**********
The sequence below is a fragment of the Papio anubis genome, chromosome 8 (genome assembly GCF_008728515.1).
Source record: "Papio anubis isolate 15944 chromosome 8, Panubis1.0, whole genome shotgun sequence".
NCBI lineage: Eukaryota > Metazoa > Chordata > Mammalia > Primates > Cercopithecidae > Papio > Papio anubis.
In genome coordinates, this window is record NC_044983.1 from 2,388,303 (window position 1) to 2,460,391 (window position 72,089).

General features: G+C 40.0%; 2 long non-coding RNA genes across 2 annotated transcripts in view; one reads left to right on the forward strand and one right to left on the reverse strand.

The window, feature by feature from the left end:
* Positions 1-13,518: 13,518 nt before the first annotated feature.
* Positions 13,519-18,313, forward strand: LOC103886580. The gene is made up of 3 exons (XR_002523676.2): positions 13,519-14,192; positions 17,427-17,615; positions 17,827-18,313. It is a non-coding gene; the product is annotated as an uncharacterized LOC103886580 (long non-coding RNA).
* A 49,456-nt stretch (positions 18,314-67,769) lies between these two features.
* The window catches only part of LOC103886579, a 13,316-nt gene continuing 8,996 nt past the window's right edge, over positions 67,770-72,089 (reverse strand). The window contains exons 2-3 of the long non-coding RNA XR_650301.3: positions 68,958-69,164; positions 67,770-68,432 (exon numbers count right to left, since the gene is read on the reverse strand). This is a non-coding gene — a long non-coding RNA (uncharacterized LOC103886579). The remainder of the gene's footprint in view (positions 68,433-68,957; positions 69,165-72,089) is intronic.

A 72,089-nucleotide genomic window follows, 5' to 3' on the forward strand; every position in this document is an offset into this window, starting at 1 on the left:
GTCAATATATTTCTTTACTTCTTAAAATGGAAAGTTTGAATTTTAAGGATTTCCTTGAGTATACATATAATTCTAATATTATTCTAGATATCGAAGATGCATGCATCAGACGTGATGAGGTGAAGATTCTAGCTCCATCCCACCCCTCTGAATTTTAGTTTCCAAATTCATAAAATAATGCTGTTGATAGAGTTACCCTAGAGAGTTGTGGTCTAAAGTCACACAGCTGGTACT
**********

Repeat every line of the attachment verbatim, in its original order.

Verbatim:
The sequence below is a fragment of the Papio anubis genome, chromosome 8 (genome assembly GCF_008728515.1).
Source record: "Papio anubis isolate 15944 chromosome 8, Panubis1.0, whole genome shotgun sequence".
NCBI lineage: Eukaryota > Metazoa > Chordata > Mammalia > Primates > Cercopithecidae > Papio > Papio anubis.
In genome coordinates, this window is record NC_044983.1 from 2,388,303 (window position 1) to 2,460,391 (window position 72,089).

General features: G+C 40.0%; 2 long non-coding RNA genes across 2 annotated transcripts in view; one reads left to right on the forward strand and one right to left on the reverse strand.

The window, feature by feature from the left end:
* Positions 1-13,518: 13,518 nt before the first annotated feature.
* Positions 13,519-18,313, forward strand: LOC103886580. The gene is made up of 3 exons (XR_002523676.2): positions 13,519-14,192; positions 17,427-17,615; positions 17,827-18,313. It is a non-coding gene; the product is annotated as an uncharacterized LOC103886580 (long non-coding RNA).
* A 49,456-nt stretch (positions 18,314-67,769) lies between these two features.
* The window catches only part of LOC103886579, a 13,316-nt gene continuing 8,996 nt past the window's right edge, over positions 67,770-72,089 (reverse strand). The window contains exons 2-3 of the long non-coding RNA XR_650301.3: positions 68,958-69,164; positions 67,770-68,432 (exon numbers count right to left, since the gene is read on the reverse strand). This is a non-coding gene — a long non-coding RNA (uncharacterized LOC103886579). The remainder of the gene's footprint in view (positions 68,433-68,957; positions 69,165-72,089) is intronic.

A 72,089-nucleotide genomic window follows, 5' to 3' on the forward strand; every position in this document is an offset into this window, starting at 1 on the left:
GTCAATATATTTCTTTACTTCTTAAAATGGAAAGTTTGAATTTTAAGGATTTCCTTGAGTATACATATAATTCTAATATTATTCTAGATATCGAAGATGCATGCATCAGACGTGATGAGGTGAAGATTCTAGCTCCATCCCACCCCTCTGAATTTTAGTTTCCAAATTCATAAAATAATGCTGTTGATAGAGTTACCCTAGAGAGTTGTGGTCTAAAGTCACACAGCTGGTACT